ECUADOR MISSION TRIP
Photos by Kayla Bacon and Mike Lang
One month ago, I was sitting on my suitcase, frustrated because (per usual) I had over packed and I was two pounds overweight on my luggage. Sigh. Nothing new there. I can never sleep the night before a big adventure. I think it’s equal part nerves and excitement. I was laying down, just me and my thoughts, when my anxiety about the trip started to kick in. What if I wasn’t helpful enough during construction? What if the altitude got to me and I slowed people down? What if this, what if that? What if we go to this place, this place that so desperately needs support, and we do more harm than good? What if we come in, with our cameras and our North Face jackets and our iPhones and we offend these sweet, sweet locals? Certainly, I’m better off than they are, I thought to myself. Right? What if I come across that way? What if?
You see, mission trips are a touchy subject for me. I’ve always felt for some reason that there’s work to do here that I’m better suited for, that my money would be better than my presence. I’m not quite sure when or why I started feeling that way. Like, yes, you go, you amazing missionaries, and save the world. Go you, seriously. But no thanks, I don’t think that anything I would do would be beneficial, so I’ll stay here, I think. Here’s some money, you go do some good. I’m comfortable. Cool.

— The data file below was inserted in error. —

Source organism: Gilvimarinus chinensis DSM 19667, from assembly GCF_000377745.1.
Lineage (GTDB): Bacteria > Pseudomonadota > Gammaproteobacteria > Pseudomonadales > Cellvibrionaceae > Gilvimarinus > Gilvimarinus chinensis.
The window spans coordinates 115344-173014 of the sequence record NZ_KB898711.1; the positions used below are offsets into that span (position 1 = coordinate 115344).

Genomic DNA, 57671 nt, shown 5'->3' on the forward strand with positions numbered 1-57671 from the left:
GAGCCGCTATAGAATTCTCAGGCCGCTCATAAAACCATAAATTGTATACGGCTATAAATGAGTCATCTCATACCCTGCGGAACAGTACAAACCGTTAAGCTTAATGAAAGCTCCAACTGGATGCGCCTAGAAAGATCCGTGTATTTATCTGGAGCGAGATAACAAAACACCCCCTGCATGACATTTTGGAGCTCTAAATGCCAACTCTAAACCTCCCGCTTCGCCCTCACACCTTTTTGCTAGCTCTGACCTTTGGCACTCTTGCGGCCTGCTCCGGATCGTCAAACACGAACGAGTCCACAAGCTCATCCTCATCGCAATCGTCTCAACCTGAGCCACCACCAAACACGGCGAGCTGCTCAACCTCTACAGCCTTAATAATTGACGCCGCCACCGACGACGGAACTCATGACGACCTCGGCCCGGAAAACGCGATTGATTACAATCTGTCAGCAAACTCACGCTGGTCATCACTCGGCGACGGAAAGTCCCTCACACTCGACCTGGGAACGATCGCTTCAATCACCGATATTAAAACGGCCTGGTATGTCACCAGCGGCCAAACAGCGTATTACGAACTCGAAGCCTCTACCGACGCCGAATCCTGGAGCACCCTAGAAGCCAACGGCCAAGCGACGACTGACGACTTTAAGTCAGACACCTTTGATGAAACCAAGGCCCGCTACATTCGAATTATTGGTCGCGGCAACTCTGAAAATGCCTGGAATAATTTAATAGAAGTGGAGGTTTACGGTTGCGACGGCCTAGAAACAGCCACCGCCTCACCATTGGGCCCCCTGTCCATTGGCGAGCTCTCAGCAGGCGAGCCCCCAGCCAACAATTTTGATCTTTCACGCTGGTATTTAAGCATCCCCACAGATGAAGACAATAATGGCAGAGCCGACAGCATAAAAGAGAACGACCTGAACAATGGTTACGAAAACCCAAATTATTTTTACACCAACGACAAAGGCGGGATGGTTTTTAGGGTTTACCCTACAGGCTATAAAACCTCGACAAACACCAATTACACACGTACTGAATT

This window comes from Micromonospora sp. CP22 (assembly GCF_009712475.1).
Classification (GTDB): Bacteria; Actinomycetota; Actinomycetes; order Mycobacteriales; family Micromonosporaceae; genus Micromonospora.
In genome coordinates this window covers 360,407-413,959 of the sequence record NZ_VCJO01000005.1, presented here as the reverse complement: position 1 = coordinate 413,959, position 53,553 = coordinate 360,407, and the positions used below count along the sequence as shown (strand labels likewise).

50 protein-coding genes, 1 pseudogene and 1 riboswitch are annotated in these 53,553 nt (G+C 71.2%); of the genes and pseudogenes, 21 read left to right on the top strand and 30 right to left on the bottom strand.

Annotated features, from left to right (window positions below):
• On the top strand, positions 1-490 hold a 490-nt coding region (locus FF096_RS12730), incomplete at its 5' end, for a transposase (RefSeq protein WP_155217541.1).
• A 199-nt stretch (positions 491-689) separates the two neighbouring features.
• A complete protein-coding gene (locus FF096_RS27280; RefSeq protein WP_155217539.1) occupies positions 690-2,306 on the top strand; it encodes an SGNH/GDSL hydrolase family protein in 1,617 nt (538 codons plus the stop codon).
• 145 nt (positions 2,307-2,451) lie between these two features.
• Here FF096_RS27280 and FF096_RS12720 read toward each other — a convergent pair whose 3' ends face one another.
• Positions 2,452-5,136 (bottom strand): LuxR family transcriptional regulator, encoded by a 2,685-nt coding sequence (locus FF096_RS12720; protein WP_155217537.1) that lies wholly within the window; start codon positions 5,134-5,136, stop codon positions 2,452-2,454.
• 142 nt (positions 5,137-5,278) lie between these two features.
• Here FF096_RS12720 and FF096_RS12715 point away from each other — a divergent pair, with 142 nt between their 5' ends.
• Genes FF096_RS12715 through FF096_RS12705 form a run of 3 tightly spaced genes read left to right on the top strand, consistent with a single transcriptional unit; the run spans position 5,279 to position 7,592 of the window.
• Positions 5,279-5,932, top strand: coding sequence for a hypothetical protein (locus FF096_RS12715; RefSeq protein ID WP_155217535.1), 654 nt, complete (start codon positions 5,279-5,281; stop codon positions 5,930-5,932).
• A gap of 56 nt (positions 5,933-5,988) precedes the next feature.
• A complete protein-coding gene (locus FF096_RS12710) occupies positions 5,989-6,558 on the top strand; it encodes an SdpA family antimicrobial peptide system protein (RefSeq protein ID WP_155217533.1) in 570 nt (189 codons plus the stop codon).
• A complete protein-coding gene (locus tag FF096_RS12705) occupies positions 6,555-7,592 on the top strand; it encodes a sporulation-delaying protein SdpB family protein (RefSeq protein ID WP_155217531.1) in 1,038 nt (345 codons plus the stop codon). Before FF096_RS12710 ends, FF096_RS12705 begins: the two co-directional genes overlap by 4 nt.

Except, man. I was SO, so wrong and I’ve never been so glad to be proven wrong.
Our 10 day trip to Ecuador started off with some…difficulties. We had to leave earlier than anticipated due to a possible snowstorm. Then...O’hare *rolls eyes as far back in my head as they will possibly go*. A two hour delay on the tarmac due to a plane issue. A mid-flight pass-out from someone on our team (it’s every bit as scary as it seems in the movies, and yes there was a doctor on the plane and yes she’s fine, thank goodness). A NINE minute sprint across the airport to make our connecting flight, only to be told, once we sat down, that there was an issue with this plane too and we would need to head back across the airport to a new plane. Awesome. Wow. And cue the onset of my negative attitude thinking that I was right, I shouldn't have come.